In this case, taking the lane in front of the bus would probably have helped because it would have made the bus driver use a little more judgement in passing due to having to move over farther to the left to get around me. Likewise, when I see the bus moving back into me, it's time to brake hard or turn right to get myself out of that tight spot. I dance with the cars just about every time I'm out on the bike, but I always try to leave myself an out... an escape, or a place of safety when I run across some UPS driver or his/her block-headed brethren. To quote Mr. Hurst, I expect others to follow the general traffic rules, but I don't always trust them to do so.

    Tom
    Last edited by Pscyclepath; 12-17-08 at 01:39 PM.

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    Quote Originally Posted by Kerlenbach View Post
    I find no indication in the article that the victim was "passing on the right." I think it is far more likely that the bus passed the victim and right hooked him. The invisible riders you describe are not 20-mph road nazis that cause drivers to mistake their speed. I'll bet the victim was doing 8 mph and was passed part-way by the bus when the bus headed to the bus stop on the right. But then, the police spokesman is the bus driver's brother, so maybe we really won't know.
    It's not just passing on the right, but the simple situation of being in that sort of blind spot, whether it's your actions or the other guy's that put you there. The danger is the same, and you're just as hurt/dead regardless of whose fault it might have been. In this case it's pretty clear that the bus failed to yield right-of-way to the rider. But once you find yourself in the hole, you need to start digging your way out of it.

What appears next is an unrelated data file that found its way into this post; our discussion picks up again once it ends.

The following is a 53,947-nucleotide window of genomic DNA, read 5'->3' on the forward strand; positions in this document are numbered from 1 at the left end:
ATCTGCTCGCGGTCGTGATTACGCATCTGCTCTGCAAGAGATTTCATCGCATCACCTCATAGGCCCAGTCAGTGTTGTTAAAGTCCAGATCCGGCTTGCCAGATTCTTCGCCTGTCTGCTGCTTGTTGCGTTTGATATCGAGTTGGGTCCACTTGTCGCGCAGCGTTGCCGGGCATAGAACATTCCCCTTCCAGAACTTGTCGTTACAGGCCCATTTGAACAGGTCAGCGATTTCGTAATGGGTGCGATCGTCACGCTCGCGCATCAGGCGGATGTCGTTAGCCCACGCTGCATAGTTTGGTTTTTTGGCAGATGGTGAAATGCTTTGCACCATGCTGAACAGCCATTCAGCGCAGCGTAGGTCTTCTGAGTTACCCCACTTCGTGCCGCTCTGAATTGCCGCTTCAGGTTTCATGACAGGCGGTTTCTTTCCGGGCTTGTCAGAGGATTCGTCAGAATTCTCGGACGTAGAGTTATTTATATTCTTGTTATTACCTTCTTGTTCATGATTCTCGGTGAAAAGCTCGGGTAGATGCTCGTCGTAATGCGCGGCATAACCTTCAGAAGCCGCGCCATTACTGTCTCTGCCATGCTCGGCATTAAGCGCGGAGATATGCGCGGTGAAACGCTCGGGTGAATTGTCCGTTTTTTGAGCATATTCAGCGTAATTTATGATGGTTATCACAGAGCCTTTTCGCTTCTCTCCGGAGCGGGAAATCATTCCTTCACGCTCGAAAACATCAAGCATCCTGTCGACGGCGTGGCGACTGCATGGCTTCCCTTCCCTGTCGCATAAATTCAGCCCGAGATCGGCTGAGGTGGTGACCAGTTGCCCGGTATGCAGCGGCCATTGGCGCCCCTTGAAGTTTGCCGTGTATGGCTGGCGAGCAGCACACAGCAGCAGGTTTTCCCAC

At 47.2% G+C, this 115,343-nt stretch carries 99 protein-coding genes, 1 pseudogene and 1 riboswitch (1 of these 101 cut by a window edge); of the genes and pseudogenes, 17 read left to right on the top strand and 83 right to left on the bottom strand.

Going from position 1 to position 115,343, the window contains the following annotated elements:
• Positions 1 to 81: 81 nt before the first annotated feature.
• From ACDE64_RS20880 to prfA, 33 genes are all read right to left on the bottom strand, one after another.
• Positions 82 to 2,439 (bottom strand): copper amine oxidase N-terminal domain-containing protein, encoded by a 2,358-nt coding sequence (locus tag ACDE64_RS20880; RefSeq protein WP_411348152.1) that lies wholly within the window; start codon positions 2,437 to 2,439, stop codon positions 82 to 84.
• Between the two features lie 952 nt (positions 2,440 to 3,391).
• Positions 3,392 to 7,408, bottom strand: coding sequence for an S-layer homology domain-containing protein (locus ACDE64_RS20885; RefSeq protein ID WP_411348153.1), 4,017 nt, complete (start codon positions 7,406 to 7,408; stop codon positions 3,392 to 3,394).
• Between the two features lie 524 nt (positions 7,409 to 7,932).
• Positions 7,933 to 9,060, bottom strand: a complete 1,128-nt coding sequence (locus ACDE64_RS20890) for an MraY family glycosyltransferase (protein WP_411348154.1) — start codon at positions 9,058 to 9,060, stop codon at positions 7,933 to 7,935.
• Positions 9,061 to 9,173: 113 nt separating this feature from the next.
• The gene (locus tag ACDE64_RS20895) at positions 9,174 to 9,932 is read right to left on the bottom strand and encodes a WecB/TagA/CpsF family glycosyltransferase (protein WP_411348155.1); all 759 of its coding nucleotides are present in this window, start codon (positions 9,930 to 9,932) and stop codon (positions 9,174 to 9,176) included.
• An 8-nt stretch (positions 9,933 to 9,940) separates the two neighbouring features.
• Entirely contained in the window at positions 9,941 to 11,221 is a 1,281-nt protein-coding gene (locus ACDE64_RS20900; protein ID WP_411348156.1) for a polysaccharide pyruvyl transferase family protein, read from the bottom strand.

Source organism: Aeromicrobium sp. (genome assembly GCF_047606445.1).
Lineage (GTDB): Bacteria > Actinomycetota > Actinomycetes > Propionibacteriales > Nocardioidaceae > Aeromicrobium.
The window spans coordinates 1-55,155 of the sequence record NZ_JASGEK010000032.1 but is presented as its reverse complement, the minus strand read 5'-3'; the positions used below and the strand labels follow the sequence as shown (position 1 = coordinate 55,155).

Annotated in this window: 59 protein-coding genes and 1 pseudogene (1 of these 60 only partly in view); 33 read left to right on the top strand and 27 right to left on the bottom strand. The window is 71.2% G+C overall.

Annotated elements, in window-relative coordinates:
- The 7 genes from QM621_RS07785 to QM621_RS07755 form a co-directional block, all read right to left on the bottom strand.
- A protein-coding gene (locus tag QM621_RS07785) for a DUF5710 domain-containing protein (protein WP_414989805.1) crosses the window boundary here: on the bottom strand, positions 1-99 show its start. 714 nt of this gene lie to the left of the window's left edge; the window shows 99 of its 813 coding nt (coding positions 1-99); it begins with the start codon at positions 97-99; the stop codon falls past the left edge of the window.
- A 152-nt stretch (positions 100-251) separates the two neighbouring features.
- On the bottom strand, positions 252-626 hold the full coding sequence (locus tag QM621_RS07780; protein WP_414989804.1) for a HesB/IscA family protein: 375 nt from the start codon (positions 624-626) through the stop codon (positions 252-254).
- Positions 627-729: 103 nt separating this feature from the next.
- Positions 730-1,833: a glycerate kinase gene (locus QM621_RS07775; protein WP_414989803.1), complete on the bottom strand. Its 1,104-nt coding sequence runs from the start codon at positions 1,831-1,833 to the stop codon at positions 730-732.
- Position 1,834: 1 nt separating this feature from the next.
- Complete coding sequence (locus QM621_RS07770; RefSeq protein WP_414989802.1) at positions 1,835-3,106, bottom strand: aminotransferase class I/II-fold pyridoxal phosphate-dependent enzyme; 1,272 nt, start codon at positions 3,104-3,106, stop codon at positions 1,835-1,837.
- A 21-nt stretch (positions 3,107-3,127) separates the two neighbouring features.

19. #19
    genec genec's Avatar
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    Quote Originally Posted by Pscyclepath View Post


    Cycling instruction has moved in the past year or so to a concept of safety being a multi-functional, layered approach. First of all, learn to handle your bike so that you don't crash or fall off on your own, which eliminates a huge chunk of bike crashes right there. Second, follow the traffic rules, and obey traffic signs and signals so that you don't become the cause of a crash due to your own erratic riding. Third, position yourself on the roadway so as to discourage other drivers making a mistake. That means being out where drivers are actively looking for other traffic (not riding the wrong way, staying out of blind spots, taking/controlling the lane where you need to). Fourth, realize that no matter how faithfully you follow the first three principles here, you can't always count on all the other drivers to play by the same rules, and so you need to be vigilant as to what others are doing and what's going on around you, and be ready to take evasive action in order to avoid getting wrapped up in the consequences of their errors... in the case of a right hook, be ready to brake hard or the turn inside the vehicle that cut you off, or simply to lay the bike down and take to the ditches if that's what it takes. The last layer of defense is protective gear, e.g., helmet, gloves, glasses, etc. that can help mitigate the consequences of a crash.


    Tom
    Nice list... but the reality is there is a sixth layer that should also be protecting you... that of motorists driving responsibly and not being distracted by their games, radio, phone, food, etc, and taking responsibility to drive safely for the conditions and at speeds that have been designated for the road.

    The fact is the skilled cyclist is often still at jeopardy due to the lax nature in which driving is done in this country. While fundamentally a cyclist should and must do everything in their power to avoid collisions, so too must motorists. BUT we have been removing that obligation from motorists by babying drivers... from the 85% rule that allows motorists to set traffic speeds to air bags which alleviate injuries to the constant barrage of instructional signs, we have done everything to tell motorists "don't worry, you own the road and have a good time." (even environmental impact statements have clauses that excuse motor vehicle traffic)